Arn Menconi and Bill Rhea qualify for the ballot in Colorado congressional districts
Author: Joey Bunch - April 17, 2018 - Updated: April 17, 2018
Two congressional candidates made the June ballot Monday when the Secretary of State’s office verified the signatures on their petitions.
Former Eagle County Commissioner Arn Menconi will be on the June primary in Colorado’s Congressional District 3, in hopes of taking on Republican incumbent Scott Tipton of Cortez.
Retired Texas judge Bill Rhea of Colorado Springs will join a crowded Republican primary ballot to take on incumbent Doug Lamborn of Colorado Springs.
To get on the ballot, candidates can either gather signatures of 1,000 registered voters from their district or get at least 30 percent at their respective party and district nominating assemblies.
Lamborn and El Paso County Commissioner Darryl Glenn already have gotten on the ballot via petition, and state Sen. Owen Hill of Colorado Springs made the ballot at assembly.
Green Mountain Falls civic leader Tyler Stevens is waiting on his petition to be approved for the GOP District 5 primary ballot.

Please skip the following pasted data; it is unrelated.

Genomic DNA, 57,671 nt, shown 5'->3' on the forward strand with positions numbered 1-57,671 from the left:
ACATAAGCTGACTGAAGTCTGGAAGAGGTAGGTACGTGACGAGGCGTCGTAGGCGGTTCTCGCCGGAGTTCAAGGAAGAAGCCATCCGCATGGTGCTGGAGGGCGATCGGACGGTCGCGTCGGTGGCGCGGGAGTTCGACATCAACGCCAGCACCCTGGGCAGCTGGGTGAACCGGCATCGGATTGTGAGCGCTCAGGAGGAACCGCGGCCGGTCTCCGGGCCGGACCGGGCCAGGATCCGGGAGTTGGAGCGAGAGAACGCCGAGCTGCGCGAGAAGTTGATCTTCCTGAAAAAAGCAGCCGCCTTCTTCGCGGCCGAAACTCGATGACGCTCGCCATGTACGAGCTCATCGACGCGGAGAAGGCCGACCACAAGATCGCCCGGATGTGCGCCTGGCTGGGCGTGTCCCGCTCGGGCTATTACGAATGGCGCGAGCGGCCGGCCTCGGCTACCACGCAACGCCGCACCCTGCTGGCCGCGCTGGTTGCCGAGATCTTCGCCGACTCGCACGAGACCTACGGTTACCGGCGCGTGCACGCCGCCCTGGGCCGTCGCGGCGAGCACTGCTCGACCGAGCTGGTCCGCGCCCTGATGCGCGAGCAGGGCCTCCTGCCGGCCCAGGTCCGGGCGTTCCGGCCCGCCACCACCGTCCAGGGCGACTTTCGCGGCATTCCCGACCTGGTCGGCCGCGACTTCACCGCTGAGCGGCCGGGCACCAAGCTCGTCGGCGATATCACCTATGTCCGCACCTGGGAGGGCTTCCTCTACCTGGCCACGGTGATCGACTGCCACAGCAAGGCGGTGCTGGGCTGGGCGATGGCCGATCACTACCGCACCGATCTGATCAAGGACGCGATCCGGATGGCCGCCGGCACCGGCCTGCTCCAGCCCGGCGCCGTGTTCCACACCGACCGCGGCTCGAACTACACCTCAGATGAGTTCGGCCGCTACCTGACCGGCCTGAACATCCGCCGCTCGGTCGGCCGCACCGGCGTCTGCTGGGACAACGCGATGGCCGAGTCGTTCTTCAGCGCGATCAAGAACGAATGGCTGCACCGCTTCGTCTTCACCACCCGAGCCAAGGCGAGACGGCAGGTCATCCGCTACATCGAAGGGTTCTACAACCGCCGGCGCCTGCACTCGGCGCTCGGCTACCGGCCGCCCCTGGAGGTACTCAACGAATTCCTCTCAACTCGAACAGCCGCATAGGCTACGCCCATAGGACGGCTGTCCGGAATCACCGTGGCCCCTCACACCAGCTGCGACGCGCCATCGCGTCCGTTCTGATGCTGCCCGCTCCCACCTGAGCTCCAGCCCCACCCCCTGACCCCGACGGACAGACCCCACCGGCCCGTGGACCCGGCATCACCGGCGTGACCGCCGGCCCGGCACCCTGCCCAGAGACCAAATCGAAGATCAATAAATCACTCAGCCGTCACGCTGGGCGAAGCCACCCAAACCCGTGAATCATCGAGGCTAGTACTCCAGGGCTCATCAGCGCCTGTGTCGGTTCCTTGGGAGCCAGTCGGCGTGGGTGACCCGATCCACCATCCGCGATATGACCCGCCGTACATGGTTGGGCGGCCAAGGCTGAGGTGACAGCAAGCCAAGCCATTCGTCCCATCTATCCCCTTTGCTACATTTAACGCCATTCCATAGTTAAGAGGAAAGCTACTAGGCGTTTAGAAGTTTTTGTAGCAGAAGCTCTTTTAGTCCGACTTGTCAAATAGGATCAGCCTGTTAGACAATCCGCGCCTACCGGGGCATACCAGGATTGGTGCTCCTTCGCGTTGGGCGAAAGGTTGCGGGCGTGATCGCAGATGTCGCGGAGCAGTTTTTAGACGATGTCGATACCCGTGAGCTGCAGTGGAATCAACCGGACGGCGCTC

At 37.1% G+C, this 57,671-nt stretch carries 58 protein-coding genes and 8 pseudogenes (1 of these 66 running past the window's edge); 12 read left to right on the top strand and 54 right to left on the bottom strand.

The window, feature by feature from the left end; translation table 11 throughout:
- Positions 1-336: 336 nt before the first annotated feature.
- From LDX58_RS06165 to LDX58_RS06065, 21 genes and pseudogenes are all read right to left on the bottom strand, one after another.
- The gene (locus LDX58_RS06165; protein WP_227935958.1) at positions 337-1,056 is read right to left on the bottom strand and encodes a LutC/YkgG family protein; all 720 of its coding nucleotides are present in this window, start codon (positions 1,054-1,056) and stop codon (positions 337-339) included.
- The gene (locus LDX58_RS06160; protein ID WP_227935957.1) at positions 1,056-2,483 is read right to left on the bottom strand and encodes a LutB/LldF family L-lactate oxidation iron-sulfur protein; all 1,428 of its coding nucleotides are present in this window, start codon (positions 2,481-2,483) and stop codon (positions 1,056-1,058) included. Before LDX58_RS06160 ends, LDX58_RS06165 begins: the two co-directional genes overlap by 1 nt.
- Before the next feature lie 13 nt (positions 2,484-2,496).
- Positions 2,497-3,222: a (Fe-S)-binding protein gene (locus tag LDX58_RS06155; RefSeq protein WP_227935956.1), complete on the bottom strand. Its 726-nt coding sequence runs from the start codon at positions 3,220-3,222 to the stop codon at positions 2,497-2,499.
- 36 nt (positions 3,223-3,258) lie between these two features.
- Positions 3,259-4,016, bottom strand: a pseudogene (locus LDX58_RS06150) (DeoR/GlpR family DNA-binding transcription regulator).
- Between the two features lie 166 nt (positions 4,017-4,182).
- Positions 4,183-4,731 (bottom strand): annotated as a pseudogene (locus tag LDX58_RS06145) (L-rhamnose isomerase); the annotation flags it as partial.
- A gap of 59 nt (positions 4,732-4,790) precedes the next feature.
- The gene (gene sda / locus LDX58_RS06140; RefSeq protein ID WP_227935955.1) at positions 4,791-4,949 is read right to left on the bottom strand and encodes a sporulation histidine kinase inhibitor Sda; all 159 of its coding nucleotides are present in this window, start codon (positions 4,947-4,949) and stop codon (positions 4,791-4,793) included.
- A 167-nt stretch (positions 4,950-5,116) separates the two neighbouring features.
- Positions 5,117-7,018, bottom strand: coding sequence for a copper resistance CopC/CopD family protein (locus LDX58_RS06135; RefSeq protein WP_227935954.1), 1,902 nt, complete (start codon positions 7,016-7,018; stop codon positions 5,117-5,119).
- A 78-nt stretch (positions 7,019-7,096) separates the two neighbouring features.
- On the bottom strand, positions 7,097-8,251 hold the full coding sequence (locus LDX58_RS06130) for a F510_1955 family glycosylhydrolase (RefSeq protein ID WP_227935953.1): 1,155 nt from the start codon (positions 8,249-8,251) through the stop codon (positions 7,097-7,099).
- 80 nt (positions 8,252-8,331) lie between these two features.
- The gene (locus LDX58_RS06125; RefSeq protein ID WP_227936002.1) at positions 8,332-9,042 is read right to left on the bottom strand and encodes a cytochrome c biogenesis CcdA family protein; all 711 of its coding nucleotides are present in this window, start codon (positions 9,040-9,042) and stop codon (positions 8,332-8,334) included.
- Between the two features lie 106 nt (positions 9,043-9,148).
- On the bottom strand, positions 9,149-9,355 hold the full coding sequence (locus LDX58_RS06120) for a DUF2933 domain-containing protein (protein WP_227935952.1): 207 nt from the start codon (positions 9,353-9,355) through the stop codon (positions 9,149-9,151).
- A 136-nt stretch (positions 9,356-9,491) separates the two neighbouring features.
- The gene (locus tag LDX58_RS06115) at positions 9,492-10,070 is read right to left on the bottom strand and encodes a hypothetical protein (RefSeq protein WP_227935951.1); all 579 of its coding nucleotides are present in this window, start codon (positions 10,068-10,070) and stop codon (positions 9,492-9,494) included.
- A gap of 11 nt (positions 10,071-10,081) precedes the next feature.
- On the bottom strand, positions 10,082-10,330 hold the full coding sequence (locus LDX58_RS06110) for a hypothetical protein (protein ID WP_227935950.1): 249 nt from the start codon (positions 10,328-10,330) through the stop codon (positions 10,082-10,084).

Democrat Stephany Rose Spaulding qualified for the ballot both in petitions and in last Friday’s District 5 nominating assembly in Broomfield. She got 71.9 percent of the vote in the District 5 assembly, while local activist Betty Field received 28.1 percent.
Menconi turned in 1,492, and 1,024 were deemed valid. Rhea submitted 2,068 signatures, and 1,366 were found to be valid.
Glenwood Springs lawyer Karl Hanlon is still waiting to have his petitions verified in the 3rd Congressional District race, but he’s on the ballot, either way.
Last weekend he and former state Rep. Diane Mitsch Bush of Steamboat Springs got more than 30 percent of the delegates at the district assembly to qualify.
Mitsch Bush, who resigned from the House to focus on the race, won the coveted top line on the ballot with 56.5 percent of the vote. Hanlon got 41.4 percent.
Tipton is unopposed for the Republican nomination.
Root Routledge of Durango failed to make the Democratic ballot in the 3rd Congressional District, getting only 2 percent at the assembly.